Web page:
Recent leftist street theater in Connecticut raised issues that deserve more analysis than street theater can provide.
First, unionized members of the faculty of the four regional state universities brought their 14-foot inflatable skunk to Southern Connecticut State University for a rally protesting "stinky" contract proposals by the Board of Regents. Union members complained that the board wants them to work more and to control which research grants they apply for.
It's unclear why the union members think such complaints would resonate with the public. While there isn't much management in state government – nearly everyone there is unionized against management and thus organized against the public interest – the Board of Regents is supposed to manage the universities. Determining employee workloads is part of that, as is supervising research done by faculty. But the union thinks that faculty members should decide by themselves what research they undertake on the job.
To hear the faculty union members tell it as they escort their inflatable skunk from campus to campus, they are oppressed despite their generous salaries, gold-plated medical insurance, and defined-benefit pensions, which make them far more compensated than most private-sector workers.
A few days after the protest at Southern, the Working Families Party, which pushes Democratic state legislators to the left by threatening to run leftist candidates against them, held a "die-in" protest in Simsbury outside the home of the chief executive of medical insurer Cigna. The protesters were mad at him for opposing legislation to have state government sell medical insurance to small businesses. They said he and his company are killing people.
Advocates of the legislation complain about the profits of medical insurers and the huge salaries of their top executives. One of the protesters in Simsbury, the Rev. Tony Lorenzen, a minister for Unitarian congregations in Meriden and Woodbury, asked indignantly: "How is taking care of people's health and well-being something anyone should make a profit from?"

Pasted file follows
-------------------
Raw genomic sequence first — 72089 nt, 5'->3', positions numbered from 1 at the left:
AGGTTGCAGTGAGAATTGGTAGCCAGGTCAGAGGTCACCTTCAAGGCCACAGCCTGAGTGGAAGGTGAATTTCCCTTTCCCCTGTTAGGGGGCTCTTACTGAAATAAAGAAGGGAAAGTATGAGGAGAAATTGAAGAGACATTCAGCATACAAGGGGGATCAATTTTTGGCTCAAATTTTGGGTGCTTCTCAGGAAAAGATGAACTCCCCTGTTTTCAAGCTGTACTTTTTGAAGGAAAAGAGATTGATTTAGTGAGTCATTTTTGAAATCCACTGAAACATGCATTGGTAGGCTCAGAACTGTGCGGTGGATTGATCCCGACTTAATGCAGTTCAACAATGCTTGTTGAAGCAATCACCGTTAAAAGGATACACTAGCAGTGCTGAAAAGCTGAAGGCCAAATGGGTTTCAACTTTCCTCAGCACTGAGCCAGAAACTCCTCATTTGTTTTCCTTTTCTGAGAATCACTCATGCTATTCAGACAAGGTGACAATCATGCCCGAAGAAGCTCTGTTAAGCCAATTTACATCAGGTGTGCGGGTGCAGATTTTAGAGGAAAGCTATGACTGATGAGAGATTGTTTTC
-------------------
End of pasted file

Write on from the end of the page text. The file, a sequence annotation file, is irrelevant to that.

But while the profits of medical insurers may be a fair issue, the insurers don't keep most of the money they collect in policy premiums. Instead most of that money is paid to hospitals, doctors, and nurses. If that minister and the Working Families Party could persuade hospitals, doctors, and nurses to work for free, medical insurance companies would go out of business.
Indeed, as state budget director Ben Barnes famously explained at a General Assembly hearing in 2015, Connecticut heavily taxes hospitals for the same reason the career criminal Willie Sutton gave for robbing banks: "That's where the money is."
Improving access to medical insurance is a compelling objective for government. But how much can it be achieved without diminishing competition, choice, and individual freedom, running up government expense, and squeezing medical providers too hard? How much should it be done at the expense of an industry on which Connecticut long has heavily relied?
Those are complicated policy questions that are not answered by street theater, as much as that theater makes its participants feel righteous.
* * *
FELONS SHOULD WAIT: Striving to get more members of racial minorities into court somewhere besides the criminal defendant's table, the state Judicial Department is proposing legislation that would, among other things, allow felons to serve on juries as soon as they are released from prison, eliminating the seven-year buffer period now in force, and let noncitizen permanent legal residents serve on juries.
This pursuit is noble but it lowers standards too much. People whose involvement with the punishment side of the criminal-justice system is so fresh are bound to harbor resentments that could impair their jury service, and most people released from prison get in trouble with the law again soon. Time is needed for them to prove themselves good citizens.
Yes, the limited peremptory challenges allowed to the prosecution and defense could be used to disqualify former felons, but allowing recent ones to serve would disadvantage the prosecution far more than the defense.
Letting noncitizens serve on juries would pose less risk but still would devalue citizenship, which is already being devalued by the failure to enforce immigration law.
Chris Powell is a columnist for the Journal Inquirer in Manchester.